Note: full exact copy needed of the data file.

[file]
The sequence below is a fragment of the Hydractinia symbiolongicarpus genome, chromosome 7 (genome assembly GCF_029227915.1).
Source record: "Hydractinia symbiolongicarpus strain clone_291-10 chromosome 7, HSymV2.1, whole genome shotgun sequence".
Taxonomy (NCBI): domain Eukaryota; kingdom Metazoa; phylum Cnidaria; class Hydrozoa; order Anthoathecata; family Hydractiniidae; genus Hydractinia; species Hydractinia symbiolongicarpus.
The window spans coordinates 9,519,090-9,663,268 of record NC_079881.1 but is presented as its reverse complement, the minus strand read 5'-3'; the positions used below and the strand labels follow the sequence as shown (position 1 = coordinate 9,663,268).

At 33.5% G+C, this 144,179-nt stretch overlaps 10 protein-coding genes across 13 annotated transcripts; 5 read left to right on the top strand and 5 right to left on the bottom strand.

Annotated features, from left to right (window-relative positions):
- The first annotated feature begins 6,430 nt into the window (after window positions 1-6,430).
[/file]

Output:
The sequence below is a fragment of the Hydractinia symbiolongicarpus genome, chromosome 7 (genome assembly GCF_029227915.1).
Source record: "Hydractinia symbiolongicarpus strain clone_291-10 chromosome 7, HSymV2.1, whole genome shotgun sequence".
Taxonomy (NCBI): domain Eukaryota; kingdom Metazoa; phylum Cnidaria; class Hydrozoa; order Anthoathecata; family Hydractiniidae; genus Hydractinia; species Hydractinia symbiolongicarpus.
The window spans coordinates 9,519,090-9,663,268 of record NC_079881.1 but is presented as its reverse complement, the minus strand read 5'-3'; the positions used below and the strand labels follow the sequence as shown (position 1 = coordinate 9,663,268).

At 33.5% G+C, this 144,179-nt stretch overlaps 10 protein-coding genes across 13 annotated transcripts; 5 read left to right on the top strand and 5 right to left on the bottom strand.

Annotated features, from left to right (window-relative positions):
- The first annotated feature begins 6,430 nt into the window (after window positions 1-6,430).